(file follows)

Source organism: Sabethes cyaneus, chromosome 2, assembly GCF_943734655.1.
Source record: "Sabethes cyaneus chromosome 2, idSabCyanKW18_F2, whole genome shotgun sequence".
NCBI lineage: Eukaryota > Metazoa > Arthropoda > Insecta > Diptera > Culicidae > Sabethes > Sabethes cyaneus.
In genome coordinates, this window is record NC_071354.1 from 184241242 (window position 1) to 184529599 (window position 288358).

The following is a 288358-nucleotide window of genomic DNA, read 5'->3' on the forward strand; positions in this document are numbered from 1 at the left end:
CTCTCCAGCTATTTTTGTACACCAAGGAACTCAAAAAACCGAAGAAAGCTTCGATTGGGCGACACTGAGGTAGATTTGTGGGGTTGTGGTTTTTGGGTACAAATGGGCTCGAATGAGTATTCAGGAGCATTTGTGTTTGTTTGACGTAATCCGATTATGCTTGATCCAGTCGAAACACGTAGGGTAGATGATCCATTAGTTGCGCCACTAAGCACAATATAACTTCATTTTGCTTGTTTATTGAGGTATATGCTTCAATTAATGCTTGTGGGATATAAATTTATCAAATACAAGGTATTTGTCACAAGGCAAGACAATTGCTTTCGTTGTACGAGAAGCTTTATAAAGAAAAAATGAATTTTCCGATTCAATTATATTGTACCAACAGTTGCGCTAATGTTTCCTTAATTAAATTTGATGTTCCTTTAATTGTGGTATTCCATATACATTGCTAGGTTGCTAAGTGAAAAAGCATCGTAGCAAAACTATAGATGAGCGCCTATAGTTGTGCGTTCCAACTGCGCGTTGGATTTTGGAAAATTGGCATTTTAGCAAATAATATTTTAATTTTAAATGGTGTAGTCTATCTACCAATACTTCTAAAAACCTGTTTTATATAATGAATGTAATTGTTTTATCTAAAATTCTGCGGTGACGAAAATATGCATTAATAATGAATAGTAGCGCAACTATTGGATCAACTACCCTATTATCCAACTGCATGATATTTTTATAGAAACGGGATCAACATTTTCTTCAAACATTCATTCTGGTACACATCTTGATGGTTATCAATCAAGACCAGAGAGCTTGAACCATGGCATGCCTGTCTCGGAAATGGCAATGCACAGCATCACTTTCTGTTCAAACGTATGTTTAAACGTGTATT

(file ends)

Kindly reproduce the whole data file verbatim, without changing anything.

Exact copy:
Source organism: Sabethes cyaneus, chromosome 2, assembly GCF_943734655.1.
Source record: "Sabethes cyaneus chromosome 2, idSabCyanKW18_F2, whole genome shotgun sequence".
NCBI lineage: Eukaryota > Metazoa > Arthropoda > Insecta > Diptera > Culicidae > Sabethes > Sabethes cyaneus.
In genome coordinates, this window is record NC_071354.1 from 184241242 (window position 1) to 184529599 (window position 288358).

The following is a 288358-nucleotide window of genomic DNA, read 5'->3' on the forward strand; positions in this document are numbered from 1 at the left end:
CTCTCCAGCTATTTTTGTACACCAAGGAACTCAAAAAACCGAAGAAAGCTTCGATTGGGCGACACTGAGGTAGATTTGTGGGGTTGTGGTTTTTGGGTACAAATGGGCTCGAATGAGTATTCAGGAGCATTTGTGTTTGTTTGACGTAATCCGATTATGCTTGATCCAGTCGAAACACGTAGGGTAGATGATCCATTAGTTGCGCCACTAAGCACAATATAACTTCATTTTGCTTGTTTATTGAGGTATATGCTTCAATTAATGCTTGTGGGATATAAATTTATCAAATACAAGGTATTTGTCACAAGGCAAGACAATTGCTTTCGTTGTACGAGAAGCTTTATAAAGAAAAAATGAATTTTCCGATTCAATTATATTGTACCAACAGTTGCGCTAATGTTTCCTTAATTAAATTTGATGTTCCTTTAATTGTGGTATTCCATATACATTGCTAGGTTGCTAAGTGAAAAAGCATCGTAGCAAAACTATAGATGAGCGCCTATAGTTGTGCGTTCCAACTGCGCGTTGGATTTTGGAAAATTGGCATTTTAGCAAATAATATTTTAATTTTAAATGGTGTAGTCTATCTACCAATACTTCTAAAAACCTGTTTTATATAATGAATGTAATTGTTTTATCTAAAATTCTGCGGTGACGAAAATATGCATTAATAATGAATAGTAGCGCAACTATTGGATCAACTACCCTATTATCCAACTGCATGATATTTTTATAGAAACGGGATCAACATTTTCTTCAAACATTCATTCTGGTACACATCTTGATGGTTATCAATCAAGACCAGAGAGCTTGAACCATGGCATGCCTGTCTCGGAAATGGCAATGCACAGCATCACTTTCTGTTCAAACGTATGTTTAAACGTGTATT